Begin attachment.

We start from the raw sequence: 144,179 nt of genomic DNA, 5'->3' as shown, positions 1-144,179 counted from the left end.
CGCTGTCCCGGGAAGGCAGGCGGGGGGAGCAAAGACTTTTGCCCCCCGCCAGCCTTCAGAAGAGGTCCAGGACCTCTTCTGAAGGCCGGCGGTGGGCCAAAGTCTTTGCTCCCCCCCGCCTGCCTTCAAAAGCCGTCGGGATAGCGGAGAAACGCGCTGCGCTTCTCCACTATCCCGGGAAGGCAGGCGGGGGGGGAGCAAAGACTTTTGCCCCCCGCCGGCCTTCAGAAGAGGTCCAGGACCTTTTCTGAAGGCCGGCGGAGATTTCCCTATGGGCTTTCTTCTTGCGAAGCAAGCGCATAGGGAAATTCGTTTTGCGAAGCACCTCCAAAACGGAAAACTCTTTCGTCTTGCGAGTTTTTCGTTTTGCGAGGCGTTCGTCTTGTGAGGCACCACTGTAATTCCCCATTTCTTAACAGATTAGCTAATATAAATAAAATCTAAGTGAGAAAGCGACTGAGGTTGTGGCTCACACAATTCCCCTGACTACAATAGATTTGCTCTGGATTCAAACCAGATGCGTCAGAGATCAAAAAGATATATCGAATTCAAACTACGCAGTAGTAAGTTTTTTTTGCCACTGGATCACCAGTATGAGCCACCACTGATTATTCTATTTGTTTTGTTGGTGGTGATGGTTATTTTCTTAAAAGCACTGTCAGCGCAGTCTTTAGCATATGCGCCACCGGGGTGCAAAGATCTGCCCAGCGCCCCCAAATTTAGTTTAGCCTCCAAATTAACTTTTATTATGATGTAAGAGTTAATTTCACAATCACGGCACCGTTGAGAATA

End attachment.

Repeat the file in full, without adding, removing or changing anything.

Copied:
We start from the raw sequence: 144,179 nt of genomic DNA, 5'->3' as shown, positions 1-144,179 counted from the left end.
CGCTGTCCCGGGAAGGCAGGCGGGGGGAGCAAAGACTTTTGCCCCCCGCCAGCCTTCAGAAGAGGTCCAGGACCTCTTCTGAAGGCCGGCGGTGGGCCAAAGTCTTTGCTCCCCCCCGCCTGCCTTCAAAAGCCGTCGGGATAGCGGAGAAACGCGCTGCGCTTCTCCACTATCCCGGGAAGGCAGGCGGGGGGGGAGCAAAGACTTTTGCCCCCCGCCGGCCTTCAGAAGAGGTCCAGGACCTTTTCTGAAGGCCGGCGGAGATTTCCCTATGGGCTTTCTTCTTGCGAAGCAAGCGCATAGGGAAATTCGTTTTGCGAAGCACCTCCAAAACGGAAAACTCTTTCGTCTTGCGAGTTTTTCGTTTTGCGAGGCGTTCGTCTTGTGAGGCACCACTGTAATTCCCCATTTCTTAACAGATTAGCTAATATAAATAAAATCTAAGTGAGAAAGCGACTGAGGTTGTGGCTCACACAATTCCCCTGACTACAATAGATTTGCTCTGGATTCAAACCAGATGCGTCAGAGATCAAAAAGATATATCGAATTCAAACTACGCAGTAGTAAGTTTTTTTTGCCACTGGATCACCAGTATGAGCCACCACTGATTATTCTATTTGTTTTGTTGGTGGTGATGGTTATTTTCTTAAAAGCACTGTCAGCGCAGTCTTTAGCATATGCGCCACCGGGGTGCAAAGATCTGCCCAGCGCCCCCAAATTTAGTTTAGCCTCCAAATTAACTTTTATTATGATGTAAGAGTTAATTTCACAATCACGGCACCGTTGAGAATA